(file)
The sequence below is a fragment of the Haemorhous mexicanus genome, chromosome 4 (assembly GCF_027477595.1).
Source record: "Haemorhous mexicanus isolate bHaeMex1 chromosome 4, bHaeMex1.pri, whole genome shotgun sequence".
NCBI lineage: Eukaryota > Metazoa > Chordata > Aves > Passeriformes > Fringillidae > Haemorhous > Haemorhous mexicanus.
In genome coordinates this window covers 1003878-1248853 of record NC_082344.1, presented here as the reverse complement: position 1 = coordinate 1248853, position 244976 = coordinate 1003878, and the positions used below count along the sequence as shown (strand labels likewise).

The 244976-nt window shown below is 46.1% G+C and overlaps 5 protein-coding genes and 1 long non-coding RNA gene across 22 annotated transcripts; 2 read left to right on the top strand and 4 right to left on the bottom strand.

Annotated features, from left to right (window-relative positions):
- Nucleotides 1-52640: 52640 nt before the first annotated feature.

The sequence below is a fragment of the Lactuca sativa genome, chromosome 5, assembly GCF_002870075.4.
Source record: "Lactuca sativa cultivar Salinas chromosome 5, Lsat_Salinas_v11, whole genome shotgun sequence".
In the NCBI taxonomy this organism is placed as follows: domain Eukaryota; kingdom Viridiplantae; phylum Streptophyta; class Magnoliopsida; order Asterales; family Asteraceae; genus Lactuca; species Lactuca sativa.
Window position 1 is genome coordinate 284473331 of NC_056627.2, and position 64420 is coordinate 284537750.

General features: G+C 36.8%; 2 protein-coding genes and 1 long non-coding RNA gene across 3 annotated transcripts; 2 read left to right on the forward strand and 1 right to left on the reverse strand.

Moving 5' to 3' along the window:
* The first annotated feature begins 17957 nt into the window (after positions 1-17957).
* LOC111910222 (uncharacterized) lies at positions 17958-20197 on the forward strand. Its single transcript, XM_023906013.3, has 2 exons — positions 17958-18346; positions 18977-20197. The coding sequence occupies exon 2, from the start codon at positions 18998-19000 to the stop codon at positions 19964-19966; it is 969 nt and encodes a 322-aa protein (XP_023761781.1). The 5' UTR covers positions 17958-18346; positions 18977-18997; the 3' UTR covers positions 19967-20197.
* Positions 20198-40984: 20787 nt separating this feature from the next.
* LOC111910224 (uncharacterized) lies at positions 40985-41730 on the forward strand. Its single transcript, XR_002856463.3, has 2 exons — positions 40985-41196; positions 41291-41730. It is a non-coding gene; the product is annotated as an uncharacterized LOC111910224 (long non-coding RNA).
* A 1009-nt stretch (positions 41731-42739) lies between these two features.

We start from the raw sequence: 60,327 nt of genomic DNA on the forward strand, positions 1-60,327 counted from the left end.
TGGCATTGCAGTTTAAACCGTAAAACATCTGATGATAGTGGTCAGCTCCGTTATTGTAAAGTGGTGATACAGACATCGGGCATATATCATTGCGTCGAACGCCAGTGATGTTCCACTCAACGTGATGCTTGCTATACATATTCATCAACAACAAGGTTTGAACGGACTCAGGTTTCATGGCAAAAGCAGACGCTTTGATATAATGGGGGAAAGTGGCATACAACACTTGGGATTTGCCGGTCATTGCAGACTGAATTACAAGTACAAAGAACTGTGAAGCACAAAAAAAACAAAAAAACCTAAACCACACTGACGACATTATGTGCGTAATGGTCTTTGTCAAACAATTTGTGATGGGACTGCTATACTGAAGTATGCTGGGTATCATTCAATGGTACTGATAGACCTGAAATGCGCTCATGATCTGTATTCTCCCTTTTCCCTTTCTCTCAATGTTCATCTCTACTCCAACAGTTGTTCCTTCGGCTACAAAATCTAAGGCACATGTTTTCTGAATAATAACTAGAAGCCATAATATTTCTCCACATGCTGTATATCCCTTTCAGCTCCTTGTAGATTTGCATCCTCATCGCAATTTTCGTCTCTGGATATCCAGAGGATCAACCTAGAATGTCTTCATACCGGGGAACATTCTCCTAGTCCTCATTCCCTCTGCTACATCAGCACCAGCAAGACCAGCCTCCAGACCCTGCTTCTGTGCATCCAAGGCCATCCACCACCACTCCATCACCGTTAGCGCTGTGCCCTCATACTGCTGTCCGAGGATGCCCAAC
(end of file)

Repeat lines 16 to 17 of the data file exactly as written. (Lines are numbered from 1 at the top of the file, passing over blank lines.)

* Positions 20198-40984: 20787 nt separating this feature from the next.
* LOC111910224 (uncharacterized) lies at positions 40985-41730 on the forward strand. Its single transcript, XR_002856463.3, has 2 exons — positions 40985-41196; positions 41291-41730. It is a non-coding gene; the product is annotated as an uncharacterized LOC111910224 (long non-coding RNA).